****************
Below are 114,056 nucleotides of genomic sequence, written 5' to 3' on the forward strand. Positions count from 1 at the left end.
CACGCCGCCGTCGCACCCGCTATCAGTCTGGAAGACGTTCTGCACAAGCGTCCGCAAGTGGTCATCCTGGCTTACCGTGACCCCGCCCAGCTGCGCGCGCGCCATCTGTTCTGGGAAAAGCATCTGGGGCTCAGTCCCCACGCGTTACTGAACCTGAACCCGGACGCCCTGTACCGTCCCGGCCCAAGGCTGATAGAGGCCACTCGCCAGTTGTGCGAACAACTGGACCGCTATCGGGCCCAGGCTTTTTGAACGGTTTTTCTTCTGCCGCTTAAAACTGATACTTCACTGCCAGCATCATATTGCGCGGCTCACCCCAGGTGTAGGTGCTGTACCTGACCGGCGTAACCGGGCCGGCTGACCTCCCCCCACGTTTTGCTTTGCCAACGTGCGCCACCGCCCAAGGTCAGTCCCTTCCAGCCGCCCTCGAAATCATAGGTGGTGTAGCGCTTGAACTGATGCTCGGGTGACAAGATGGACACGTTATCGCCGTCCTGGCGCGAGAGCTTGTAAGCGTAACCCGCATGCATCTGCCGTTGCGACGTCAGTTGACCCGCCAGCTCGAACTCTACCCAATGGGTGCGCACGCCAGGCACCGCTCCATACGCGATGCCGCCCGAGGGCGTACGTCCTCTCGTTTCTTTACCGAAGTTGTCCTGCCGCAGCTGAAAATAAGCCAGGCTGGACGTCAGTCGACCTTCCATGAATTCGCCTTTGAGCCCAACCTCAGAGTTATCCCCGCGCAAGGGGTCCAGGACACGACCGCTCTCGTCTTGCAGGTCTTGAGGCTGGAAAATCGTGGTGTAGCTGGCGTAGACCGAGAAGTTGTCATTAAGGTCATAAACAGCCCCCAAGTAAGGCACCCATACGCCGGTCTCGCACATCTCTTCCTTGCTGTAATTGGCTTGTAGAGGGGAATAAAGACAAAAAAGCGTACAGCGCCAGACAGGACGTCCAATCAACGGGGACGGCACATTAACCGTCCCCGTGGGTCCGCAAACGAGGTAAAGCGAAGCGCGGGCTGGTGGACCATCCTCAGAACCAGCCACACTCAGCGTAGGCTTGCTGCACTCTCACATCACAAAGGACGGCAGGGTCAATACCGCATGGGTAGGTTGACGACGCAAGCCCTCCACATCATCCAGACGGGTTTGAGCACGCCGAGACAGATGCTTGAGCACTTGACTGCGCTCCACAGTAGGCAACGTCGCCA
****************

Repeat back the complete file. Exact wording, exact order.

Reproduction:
Below are 114,056 nucleotides of genomic sequence, written 5' to 3' on the forward strand. Positions count from 1 at the left end.
CACGCCGCCGTCGCACCCGCTATCAGTCTGGAAGACGTTCTGCACAAGCGTCCGCAAGTGGTCATCCTGGCTTACCGTGACCCCGCCCAGCTGCGCGCGCGCCATCTGTTCTGGGAAAAGCATCTGGGGCTCAGTCCCCACGCGTTACTGAACCTGAACCCGGACGCCCTGTACCGTCCCGGCCCAAGGCTGATAGAGGCCACTCGCCAGTTGTGCGAACAACTGGACCGCTATCGGGCCCAGGCTTTTTGAACGGTTTTTCTTCTGCCGCTTAAAACTGATACTTCACTGCCAGCATCATATTGCGCGGCTCACCCCAGGTGTAGGTGCTGTACCTGACCGGCGTAACCGGGCCGGCTGACCTCCCCCCACGTTTTGCTTTGCCAACGTGCGCCACCGCCCAAGGTCAGTCCCTTCCAGCCGCCCTCGAAATCATAGGTGGTGTAGCGCTTGAACTGATGCTCGGGTGACAAGATGGACACGTTATCGCCGTCCTGGCGCGAGAGCTTGTAAGCGTAACCCGCATGCATCTGCCGTTGCGACGTCAGTTGACCCGCCAGCTCGAACTCTACCCAATGGGTGCGCACGCCAGGCACCGCTCCATACGCGATGCCGCCCGAGGGCGTACGTCCTCTCGTTTCTTTACCGAAGTTGTCCTGCCGCAGCTGAAAATAAGCCAGGCTGGACGTCAGTCGACCTTCCATGAATTCGCCTTTGAGCCCAACCTCAGAGTTATCCCCGCGCAAGGGGTCCAGGACACGACCGCTCTCGTCTTGCAGGTCTTGAGGCTGGAAAATCGTGGTGTAGCTGGCGTAGACCGAGAAGTTGTCATTAAGGTCATAAACAGCCCCCAAGTAAGGCACCCATACGCCGGTCTCGCACATCTCTTCCTTGCTGTAATTGGCTTGTAGAGGGGAATAAAGACAAAAAAGCGTACAGCGCCAGACAGGACGTCCAATCAACGGGGACGGCACATTAACCGTCCCCGTGGGTCCGCAAACGAGGTAAAGCGAAGCGCGGGCTGGTGGACCATCCTCAGAACCAGCCACACTCAGCGTAGGCTTGCTGCACTCTCACATCACAAAGGACGGCAGGGTCAATACCGCATGGGTAGGTTGACGACGCAAGCCCTCCACATCATCCAGACGGGTTTGAGCACGCCGAGACAGATGCTTGAGCACTTGACTGCGCTCCACAGTAGGCAACGTCGCCA